BIRDER AND NATURALIST
©Excerpted from Volume 1, Discover! America's Great
River Road by Pat Middleton, Copyright 1991. May not be reposted or reproduced in any
manner without permission.
[Please Click Banner
Below to Visit our Sponsor!]
My own philosophical approach to our environment is that Americans can
not continue to think like pioneers. It's been 100 years since Wisconsin was truly a
frontier, yet we continue to act as if our resources are unlimited: every last bit of
wilderness must be tamed, cultivated, developed, marketed, and sold for a profit.
This is what I call a frontier mentality, an emphasis on Individualism
that is no longer appropriate. It is unlikely that our economy can maintain the growth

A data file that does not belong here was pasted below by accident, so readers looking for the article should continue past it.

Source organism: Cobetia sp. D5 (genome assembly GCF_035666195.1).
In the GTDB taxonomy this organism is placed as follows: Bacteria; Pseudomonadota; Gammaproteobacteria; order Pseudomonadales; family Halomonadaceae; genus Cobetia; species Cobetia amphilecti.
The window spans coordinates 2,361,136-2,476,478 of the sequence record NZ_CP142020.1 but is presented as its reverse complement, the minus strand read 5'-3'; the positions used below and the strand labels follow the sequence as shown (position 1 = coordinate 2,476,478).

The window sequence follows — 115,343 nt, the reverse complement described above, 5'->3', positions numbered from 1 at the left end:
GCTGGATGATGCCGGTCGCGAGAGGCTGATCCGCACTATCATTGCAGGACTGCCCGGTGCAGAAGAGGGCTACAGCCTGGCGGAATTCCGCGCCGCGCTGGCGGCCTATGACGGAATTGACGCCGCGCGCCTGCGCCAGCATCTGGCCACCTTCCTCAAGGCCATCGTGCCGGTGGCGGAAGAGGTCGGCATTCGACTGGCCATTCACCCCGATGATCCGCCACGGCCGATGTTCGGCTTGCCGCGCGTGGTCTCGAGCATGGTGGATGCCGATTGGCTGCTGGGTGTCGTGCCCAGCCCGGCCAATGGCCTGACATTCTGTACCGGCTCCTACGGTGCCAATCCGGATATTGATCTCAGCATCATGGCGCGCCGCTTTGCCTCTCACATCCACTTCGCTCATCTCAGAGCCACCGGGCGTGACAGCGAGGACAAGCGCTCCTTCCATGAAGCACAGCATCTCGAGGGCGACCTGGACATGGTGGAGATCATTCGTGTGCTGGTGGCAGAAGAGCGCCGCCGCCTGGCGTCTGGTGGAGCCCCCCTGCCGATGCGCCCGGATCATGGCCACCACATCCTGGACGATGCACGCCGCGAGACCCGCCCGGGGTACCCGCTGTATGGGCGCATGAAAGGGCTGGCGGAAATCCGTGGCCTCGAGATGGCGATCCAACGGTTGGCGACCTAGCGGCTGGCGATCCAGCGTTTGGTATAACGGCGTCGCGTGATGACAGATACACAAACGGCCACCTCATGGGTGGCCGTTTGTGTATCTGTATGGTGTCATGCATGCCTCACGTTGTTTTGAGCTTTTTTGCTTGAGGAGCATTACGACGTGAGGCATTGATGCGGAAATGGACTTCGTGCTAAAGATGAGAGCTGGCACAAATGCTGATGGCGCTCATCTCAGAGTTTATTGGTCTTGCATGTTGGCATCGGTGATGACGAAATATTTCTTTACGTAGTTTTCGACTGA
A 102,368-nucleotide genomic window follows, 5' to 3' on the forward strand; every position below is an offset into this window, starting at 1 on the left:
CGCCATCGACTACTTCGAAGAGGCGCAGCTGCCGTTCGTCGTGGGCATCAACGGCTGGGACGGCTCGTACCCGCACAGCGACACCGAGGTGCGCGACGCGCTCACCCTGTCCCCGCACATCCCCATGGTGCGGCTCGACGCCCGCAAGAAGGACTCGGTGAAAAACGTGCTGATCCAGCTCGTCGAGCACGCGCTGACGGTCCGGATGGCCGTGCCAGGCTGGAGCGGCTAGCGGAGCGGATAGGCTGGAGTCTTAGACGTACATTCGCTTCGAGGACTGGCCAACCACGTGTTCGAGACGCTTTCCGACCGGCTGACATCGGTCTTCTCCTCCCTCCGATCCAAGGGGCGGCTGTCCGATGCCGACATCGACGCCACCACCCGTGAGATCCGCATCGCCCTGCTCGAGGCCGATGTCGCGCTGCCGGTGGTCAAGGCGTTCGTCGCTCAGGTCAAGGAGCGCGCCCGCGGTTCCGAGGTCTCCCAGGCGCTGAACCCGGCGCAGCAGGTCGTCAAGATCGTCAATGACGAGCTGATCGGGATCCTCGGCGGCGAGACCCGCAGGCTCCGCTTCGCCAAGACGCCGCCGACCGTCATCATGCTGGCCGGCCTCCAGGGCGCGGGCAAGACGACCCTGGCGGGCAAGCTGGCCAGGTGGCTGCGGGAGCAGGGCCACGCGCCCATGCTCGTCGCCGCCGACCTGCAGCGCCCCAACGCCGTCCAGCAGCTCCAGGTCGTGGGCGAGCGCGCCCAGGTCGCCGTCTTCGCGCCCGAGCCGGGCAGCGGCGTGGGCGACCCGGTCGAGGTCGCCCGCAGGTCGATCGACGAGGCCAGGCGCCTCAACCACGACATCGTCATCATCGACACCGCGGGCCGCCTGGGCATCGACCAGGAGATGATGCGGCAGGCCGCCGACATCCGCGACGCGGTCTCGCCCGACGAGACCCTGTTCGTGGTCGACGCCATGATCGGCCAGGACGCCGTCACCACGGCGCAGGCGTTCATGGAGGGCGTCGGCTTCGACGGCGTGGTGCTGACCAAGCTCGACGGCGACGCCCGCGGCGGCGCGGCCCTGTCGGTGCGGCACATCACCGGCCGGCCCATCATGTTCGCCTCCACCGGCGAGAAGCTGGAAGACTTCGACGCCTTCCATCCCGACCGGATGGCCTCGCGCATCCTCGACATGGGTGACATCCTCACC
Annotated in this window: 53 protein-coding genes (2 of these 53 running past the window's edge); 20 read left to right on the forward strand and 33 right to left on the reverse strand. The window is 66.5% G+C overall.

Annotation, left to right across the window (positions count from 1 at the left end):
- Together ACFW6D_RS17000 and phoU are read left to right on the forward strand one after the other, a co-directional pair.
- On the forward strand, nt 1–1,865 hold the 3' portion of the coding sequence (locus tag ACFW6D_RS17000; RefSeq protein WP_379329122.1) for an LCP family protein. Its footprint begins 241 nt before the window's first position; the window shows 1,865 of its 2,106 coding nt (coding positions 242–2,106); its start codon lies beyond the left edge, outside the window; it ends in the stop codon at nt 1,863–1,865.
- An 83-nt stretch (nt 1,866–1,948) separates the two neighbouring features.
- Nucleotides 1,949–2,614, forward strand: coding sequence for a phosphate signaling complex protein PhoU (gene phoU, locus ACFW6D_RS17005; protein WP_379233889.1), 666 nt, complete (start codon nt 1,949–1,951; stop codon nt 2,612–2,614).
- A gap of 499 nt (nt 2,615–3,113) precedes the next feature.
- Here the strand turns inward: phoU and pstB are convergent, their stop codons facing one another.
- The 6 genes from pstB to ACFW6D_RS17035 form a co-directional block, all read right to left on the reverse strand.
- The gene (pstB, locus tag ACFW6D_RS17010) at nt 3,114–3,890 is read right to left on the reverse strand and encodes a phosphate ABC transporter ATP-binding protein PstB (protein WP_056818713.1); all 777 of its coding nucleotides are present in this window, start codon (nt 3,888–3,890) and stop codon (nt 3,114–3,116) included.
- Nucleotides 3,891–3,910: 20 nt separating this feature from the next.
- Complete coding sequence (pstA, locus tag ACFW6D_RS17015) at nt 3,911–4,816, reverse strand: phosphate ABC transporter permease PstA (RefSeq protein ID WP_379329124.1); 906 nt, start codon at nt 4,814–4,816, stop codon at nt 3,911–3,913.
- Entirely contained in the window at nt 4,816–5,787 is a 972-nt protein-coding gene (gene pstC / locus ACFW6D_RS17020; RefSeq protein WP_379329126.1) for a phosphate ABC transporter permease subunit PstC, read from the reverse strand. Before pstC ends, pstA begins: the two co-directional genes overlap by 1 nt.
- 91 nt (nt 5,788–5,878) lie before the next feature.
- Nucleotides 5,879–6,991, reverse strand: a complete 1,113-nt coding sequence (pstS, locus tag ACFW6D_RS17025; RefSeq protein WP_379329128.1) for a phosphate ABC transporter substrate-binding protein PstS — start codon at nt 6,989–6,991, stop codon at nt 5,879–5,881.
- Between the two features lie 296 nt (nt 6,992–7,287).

rate we have become accustomed to and the economic slow down we are experiencing now is
likely just a preview. Personal restraint, the kind which the Japanese and others have had
to cultivate for hundreds of years because of their population, is new to us.
It's natural to think that we can do whatever we have brains,
technology, money to do; but we cannot continue to exhaust our resources. I don't advocate
`going back'--we can't go back--but we do have to restrain the way we behave. The more
intellectually informed we are about nature, the better we may adjust our expectations.
Birding is very different from going to a country club and playing golf.
One thinks of golf as being an outdoors activity, but it's still very much
INSIDE--cultured, well-mannered, cultivated. The best birding often takes place in rather
uncared for areas--areas that others often consider to be `wasteland' that should be